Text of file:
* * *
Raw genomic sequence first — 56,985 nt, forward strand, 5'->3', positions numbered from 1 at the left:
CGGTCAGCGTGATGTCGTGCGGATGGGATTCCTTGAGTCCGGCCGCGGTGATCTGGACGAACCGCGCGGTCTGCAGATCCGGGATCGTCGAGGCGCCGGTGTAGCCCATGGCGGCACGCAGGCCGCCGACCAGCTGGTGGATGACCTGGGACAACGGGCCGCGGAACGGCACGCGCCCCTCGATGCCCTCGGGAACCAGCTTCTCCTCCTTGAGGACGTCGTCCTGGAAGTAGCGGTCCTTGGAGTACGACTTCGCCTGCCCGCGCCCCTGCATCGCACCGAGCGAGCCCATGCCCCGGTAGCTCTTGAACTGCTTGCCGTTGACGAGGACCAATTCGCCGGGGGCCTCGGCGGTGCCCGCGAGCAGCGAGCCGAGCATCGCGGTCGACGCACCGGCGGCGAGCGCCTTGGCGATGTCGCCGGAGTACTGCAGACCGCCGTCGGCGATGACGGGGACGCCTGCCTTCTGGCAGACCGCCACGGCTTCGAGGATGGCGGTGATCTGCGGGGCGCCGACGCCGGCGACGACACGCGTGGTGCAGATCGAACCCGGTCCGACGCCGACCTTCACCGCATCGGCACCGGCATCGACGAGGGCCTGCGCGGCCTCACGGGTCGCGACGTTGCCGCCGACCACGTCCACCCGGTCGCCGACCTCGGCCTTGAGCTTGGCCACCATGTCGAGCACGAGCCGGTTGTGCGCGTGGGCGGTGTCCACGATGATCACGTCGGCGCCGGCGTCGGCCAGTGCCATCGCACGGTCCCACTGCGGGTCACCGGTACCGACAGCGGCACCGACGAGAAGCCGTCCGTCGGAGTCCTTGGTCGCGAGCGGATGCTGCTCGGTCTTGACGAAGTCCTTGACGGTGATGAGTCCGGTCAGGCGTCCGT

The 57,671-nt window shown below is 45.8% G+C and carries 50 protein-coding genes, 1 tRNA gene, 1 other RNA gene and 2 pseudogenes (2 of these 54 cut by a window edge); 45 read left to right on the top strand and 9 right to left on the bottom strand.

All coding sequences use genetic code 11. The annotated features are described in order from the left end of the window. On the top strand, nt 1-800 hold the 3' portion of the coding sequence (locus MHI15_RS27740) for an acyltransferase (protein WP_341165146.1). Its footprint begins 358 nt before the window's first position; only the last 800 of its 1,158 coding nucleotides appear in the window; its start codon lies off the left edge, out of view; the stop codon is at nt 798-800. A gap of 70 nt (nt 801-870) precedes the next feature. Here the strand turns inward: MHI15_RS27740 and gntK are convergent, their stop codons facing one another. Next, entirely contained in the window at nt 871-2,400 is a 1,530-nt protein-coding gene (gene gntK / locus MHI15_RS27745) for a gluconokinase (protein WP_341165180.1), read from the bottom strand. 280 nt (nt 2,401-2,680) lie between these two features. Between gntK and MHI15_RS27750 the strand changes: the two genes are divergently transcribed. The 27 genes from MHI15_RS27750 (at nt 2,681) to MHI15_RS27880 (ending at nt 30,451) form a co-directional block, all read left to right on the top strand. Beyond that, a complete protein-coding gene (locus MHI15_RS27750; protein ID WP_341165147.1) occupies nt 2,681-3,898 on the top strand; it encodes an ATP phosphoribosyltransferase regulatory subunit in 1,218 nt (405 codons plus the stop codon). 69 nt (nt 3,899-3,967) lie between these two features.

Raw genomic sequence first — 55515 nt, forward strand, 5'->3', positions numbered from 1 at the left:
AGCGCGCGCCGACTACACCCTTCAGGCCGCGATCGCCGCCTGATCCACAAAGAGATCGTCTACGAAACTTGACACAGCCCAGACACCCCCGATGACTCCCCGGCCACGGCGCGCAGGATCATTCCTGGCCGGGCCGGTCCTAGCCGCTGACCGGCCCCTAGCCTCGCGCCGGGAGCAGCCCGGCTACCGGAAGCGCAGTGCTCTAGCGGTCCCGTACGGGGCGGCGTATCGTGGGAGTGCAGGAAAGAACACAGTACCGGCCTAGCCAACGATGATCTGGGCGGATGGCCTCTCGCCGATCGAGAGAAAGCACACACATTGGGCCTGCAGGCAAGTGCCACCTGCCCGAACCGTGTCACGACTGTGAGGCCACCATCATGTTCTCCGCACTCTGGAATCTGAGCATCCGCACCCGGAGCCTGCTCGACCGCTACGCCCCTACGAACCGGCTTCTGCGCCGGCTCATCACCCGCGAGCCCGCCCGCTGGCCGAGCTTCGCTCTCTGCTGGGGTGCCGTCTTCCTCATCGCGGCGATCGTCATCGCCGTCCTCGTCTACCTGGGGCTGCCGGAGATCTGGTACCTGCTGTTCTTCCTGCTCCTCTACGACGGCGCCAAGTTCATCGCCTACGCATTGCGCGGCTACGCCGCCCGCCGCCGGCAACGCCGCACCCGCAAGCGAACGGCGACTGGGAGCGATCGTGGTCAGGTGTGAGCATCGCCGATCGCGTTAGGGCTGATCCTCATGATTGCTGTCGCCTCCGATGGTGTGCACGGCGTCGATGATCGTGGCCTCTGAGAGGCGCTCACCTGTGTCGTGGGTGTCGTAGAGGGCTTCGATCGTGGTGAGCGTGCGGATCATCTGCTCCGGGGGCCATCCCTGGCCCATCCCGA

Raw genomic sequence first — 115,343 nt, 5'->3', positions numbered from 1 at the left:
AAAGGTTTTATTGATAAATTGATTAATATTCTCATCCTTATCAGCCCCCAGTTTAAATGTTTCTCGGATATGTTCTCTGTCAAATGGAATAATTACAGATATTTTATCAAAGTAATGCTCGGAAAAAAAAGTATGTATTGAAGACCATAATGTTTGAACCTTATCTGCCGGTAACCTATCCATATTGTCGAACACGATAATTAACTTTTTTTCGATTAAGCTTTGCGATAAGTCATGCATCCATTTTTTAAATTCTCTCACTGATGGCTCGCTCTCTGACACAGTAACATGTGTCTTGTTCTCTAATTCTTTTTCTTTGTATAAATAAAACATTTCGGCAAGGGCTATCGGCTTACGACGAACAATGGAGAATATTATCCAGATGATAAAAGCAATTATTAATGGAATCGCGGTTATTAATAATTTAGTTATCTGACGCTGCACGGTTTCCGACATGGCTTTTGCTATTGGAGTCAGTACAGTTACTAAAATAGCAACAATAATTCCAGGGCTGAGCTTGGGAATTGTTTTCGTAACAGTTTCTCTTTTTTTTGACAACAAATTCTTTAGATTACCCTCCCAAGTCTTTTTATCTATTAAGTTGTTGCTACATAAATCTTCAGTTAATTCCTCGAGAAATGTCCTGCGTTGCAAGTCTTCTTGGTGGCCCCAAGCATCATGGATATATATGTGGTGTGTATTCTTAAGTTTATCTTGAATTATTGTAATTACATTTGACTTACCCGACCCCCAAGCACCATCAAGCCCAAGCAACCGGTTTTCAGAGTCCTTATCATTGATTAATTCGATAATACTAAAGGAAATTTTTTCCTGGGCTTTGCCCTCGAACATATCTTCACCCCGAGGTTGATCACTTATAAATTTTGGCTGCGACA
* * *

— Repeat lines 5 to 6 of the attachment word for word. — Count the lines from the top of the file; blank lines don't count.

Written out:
Raw genomic sequence first — 55515 nt, forward strand, 5'->3', positions numbered from 1 at the left:
AGCGCGCGCCGACTACACCCTTCAGGCCGCGATCGCCGCCTGATCCACAAAGAGATCGTCTACGAAACTTGACACAGCCCAGACACCCCCGATGACTCCCCGGCCACGGCGCGCAGGATCATTCCTGGCCGGGCCGGTCCTAGCCGCTGACCGGCCCCTAGCCTCGCGCCGGGAGCAGCCCGGCTACCGGAAGCGCAGTGCTCTAGCGGTCCCGTACGGGGCGGCGTATCGTGGGAGTGCAGGAAAGAACACAGTACCGGCCTAGCCAACGATGATCTGGGCGGATGGCCTCTCGCCGATCGAGAGAAAGCACACACATTGGGCCTGCAGGCAAGTGCCACCTGCCCGAACCGTGTCACGACTGTGAGGCCACCATCATGTTCTCCGCACTCTGGAATCTGAGCATCCGCACCCGGAGCCTGCTCGACCGCTACGCCCCTACGAACCGGCTTCTGCGCCGGCTCATCACCCGCGAGCCCGCCCGCTGGCCGAGCTTCGCTCTCTGCTGGGGTGCCGTCTTCCTCATCGCGGCGATCGTCATCGCCGTCCTCGTCTACCTGGGGCTGCCGGAGATCTGGTACCTGCTGTTCTTCCTGCTCCTCTACGACGGCGCCAAGTTCATCGCCTACGCATTGCGCGGCTACGCCGCCCGCCGCCGGCAACGCCGCACCCGCAAGCGAACGGCGACTGGGAGCGATCGTGGTCAGGTGTGAGCATCGCCGATCGCGTTAGGGCTGATCCTCATGATTGCTGTCGCCTCCGATGGTGTGCACGGCGTCGATGATCGTGGCCTCTGAGAGGCGCTCACCTGTGTCGTGGGTGTCGTAGAGGGCTTCGATCGTGGTGAGCGTGCGGATCATCTGCTCCGGGGGCCATCCCTGGCCCATCCCGA